The term Charter Standard is becoming a more familiar sight around grassroots football as more clubs and leagues strive to become fully accredited by The FA.
First introduced in 2001, the Charter Standard Programme aims to raise standards in the national game by rewarding and recognising both clubs and leagues for their commitment and achievements.
It is effectively English football’s equivalent to the Kitemark, with well-run, sustainable clubs and leagues with a commitment to quality coaching and Respect being recognised.
As we approach Wednesday’s launch for the new FA National Game Strategy, there has been a marked increase in the number of clubs and leagues hitting the highest standards.
Four out of five youth teams across England are signed up to play in Charter Standard Leagues, with an 85 per cent increase in clubs reaching the status since the last National Game Strategy in 2010.
Part of the criteria in order to reach Charter Standard status is that FA-licensed coaches work with the players and The FA is committed to developing the quality of the coaching workforce in England.
There are now over 400,000 qualified coaches working across the nation, with 35,000 of those female.
This ethos is best summed up by Charter Standard Club of the year, AHF FC from Blackburn.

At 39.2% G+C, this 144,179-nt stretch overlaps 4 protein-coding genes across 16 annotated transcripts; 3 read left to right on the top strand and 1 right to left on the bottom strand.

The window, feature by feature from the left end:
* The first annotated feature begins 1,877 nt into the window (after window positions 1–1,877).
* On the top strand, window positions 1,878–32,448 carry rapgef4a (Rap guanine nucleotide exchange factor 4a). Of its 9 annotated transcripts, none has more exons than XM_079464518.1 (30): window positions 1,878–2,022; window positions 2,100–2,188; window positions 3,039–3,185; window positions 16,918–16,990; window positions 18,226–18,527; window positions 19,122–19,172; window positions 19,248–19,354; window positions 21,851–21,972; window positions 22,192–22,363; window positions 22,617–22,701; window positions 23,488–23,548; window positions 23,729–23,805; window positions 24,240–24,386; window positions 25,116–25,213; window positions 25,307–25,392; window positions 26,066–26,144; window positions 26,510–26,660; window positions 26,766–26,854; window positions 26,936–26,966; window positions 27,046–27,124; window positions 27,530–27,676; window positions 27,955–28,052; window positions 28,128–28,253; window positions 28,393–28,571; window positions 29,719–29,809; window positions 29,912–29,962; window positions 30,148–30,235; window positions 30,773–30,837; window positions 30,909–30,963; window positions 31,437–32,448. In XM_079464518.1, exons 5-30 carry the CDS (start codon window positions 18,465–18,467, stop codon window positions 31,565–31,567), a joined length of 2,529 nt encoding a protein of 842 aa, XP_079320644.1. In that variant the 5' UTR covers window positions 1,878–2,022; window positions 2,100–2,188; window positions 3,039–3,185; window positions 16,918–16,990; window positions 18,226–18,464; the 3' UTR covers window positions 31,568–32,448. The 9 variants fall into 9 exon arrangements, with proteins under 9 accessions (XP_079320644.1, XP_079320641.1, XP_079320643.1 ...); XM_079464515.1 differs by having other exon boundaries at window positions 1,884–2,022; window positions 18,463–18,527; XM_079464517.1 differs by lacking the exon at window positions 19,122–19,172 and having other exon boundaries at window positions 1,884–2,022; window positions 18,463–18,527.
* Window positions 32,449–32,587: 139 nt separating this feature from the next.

Yasir Sufi, club secretary, said: "It's all about taking part and making sure each and every child gets as much attention as they can to make sure they are developing as an individual."
Head coach Zuber Patel added: "Everything is about the kids – and creating a better environment and opportunities for the kids of today than what we had ourselves.”
With Respect also being a key part of all Charter Standard organisations, behaviour has improved, with cautions for dissent at grassroots level down by 23 per cent since the Respect campaign started seven years ago.
Of course without referees there would be no game at all, and one of the National Game Strategy aspirations is to have a registered and qualified official in charge of every grassroots fixture.
So with the number of active referees rising by around 15 per cent since 2009, it is further encouragement for all involved in the grassroots game.
It is worth noting that there has also been a 40 per cent rise in the number of female officials during that time.
The new National Game Strategy is revealed on Wednesday morning, when you can see the document in full and the targets set out for the next four years.